I LOVE WEDNESDAYS is my weekly comic review. It’ll rarely be a title out this week, but will likely be something out of my latest shipment from the fine folks at Discount Comic Book Service.
This week, we look at an oldie, but goodie – MARVEL ADVENTURES SUPER HEREOES #9, featuring the titantic team-up of Dr. Strange and… Foggy Nelson?
Writer Paul Tobin has done fantastic work on a multitude of Marvel titles, including the very underrated DR. DOOM AND THE MASTERS OF EVIL, creating accessible tales that play in the mystical world of the Marvel Universe. So when I saw his name this issue of MARVEL ADVENTURES SUPER HEROES, I figured Dr. Strange would fit perfectly in his wheelhouse of magical adventures. Throw in Foggy Nelson, my favorite non-powered Marvel Universe attorney, and I had to give this issue a try.
The story opens with Dr. Strange and his intern, Jason Wong, visiting the Guggenheim Museum, debating the merits of modern art. Suddenly, they find themselves under attack by a flame-breathing squirrel, who is revealed to be Dormammu, Dread Lord of the Dark Dimension. Thanks to Dormammu’s braggadocio, Dr. Strange learns that this invasion of Earth is permitted by a contract drafted by his mentor, the Ancient One. Originally intended as a mechanism to banish Dormammu, a loophole in the contract actually allows him to invade our dimension. In order to find a way to close this loophole, Dr. Strange enlists the aid of Foggy Nelson, attorney at law. Foggy, however, discovers that the contract is nothing more than a series of insane clauses thanks to the amateur drafting of the Ancient One. As Foggy frantically lists the contents of the contract, Dr. Strange realizes that Dormammu violated one of the clauses and is able to send him back to the Dark Dimension.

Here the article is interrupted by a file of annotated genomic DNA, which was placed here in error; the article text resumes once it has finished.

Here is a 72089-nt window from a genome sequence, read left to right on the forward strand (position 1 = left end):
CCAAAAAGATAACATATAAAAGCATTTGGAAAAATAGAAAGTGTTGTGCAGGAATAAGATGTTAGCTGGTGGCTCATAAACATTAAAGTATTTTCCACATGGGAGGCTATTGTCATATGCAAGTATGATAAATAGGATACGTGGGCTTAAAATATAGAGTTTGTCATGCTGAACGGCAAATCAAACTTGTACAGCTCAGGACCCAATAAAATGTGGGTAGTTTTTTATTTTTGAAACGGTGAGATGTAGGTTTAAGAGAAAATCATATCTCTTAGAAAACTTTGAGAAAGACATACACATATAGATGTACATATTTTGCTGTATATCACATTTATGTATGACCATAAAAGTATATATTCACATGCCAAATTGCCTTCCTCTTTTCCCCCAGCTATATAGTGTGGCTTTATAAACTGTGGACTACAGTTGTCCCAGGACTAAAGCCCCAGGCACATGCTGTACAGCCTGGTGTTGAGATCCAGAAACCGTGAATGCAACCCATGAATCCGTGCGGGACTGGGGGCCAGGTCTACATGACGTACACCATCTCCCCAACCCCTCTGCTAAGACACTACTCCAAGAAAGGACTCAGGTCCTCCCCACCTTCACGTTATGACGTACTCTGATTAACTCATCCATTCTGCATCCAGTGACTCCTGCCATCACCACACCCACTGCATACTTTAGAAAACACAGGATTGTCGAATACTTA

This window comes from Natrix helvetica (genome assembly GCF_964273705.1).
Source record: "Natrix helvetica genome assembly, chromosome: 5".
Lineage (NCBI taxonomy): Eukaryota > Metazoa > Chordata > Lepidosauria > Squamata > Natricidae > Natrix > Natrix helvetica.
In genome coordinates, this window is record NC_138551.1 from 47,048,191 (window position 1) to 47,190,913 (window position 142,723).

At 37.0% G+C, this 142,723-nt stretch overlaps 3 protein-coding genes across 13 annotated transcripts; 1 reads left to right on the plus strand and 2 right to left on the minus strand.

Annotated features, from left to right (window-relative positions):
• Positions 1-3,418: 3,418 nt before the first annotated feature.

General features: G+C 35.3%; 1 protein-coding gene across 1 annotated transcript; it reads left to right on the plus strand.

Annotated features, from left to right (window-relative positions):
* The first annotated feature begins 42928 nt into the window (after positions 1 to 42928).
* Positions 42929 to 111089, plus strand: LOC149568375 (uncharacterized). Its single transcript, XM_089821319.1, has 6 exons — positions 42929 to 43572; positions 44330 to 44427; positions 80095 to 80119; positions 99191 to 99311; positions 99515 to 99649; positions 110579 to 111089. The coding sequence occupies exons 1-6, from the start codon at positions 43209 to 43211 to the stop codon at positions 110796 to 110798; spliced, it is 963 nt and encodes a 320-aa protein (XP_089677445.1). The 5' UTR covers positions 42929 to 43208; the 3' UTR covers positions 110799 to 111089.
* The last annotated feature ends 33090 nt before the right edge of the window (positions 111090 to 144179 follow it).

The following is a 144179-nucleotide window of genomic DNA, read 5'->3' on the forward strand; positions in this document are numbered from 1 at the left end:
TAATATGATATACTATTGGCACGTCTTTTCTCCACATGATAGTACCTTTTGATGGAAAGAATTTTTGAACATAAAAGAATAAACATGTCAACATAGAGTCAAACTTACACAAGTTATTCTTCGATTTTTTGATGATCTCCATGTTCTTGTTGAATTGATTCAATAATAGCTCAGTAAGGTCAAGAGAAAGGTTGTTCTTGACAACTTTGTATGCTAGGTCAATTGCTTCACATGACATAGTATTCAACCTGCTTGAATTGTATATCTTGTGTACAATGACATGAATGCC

Tobin captures two elements of legal practice perfectly. First, it’s the Ancient One’s attempt to draft his own contract that creates the initial problem. Had the Ancient One hired a law firm to draft the original contract, there probably wouldn’t have been a loophole to exploit. And if there was, Dr. Strange could have at least sued the attorneys for damages resulting from the mystical invasion. PROTIP: When you need legal help, go talk to an attorney.
Second, Dormammu causes his own downfall thanks to his own big mouth. Despite his attorney’s best attempts to shut him up, Dormammu continues to provide Dr. Strange with the keys to victory. More often than not, clients create their own ruin by simply talking too much. Often in depositions, clients begin to believe that they’re smarter than the questioning attorney. The unfortunate truth is that they’re not. PROTIP: When your attorney tells you to keep your responses to one word answers, you should probably do it.
I think my largest problem with this issue was the lack of agency for poor Foggy Nelson. The solution to Dr. Strange’s problem doesn’t arise from a clever legal stratagem or smart analysis of the contract. Instead, Foggy just happens to call out a clause that Dormammu had violated during his time on Earth. Then again, this title is an “all ages” comic, so it’s probably a bit much to expect Dr. Strange to send Dormammu back to the Dark Dimension using a breach of fiduciary duty.
Also, I can’t really dispute the fact that attorneys are basically paper custodians. So you’ve got me there, Paul Tobin.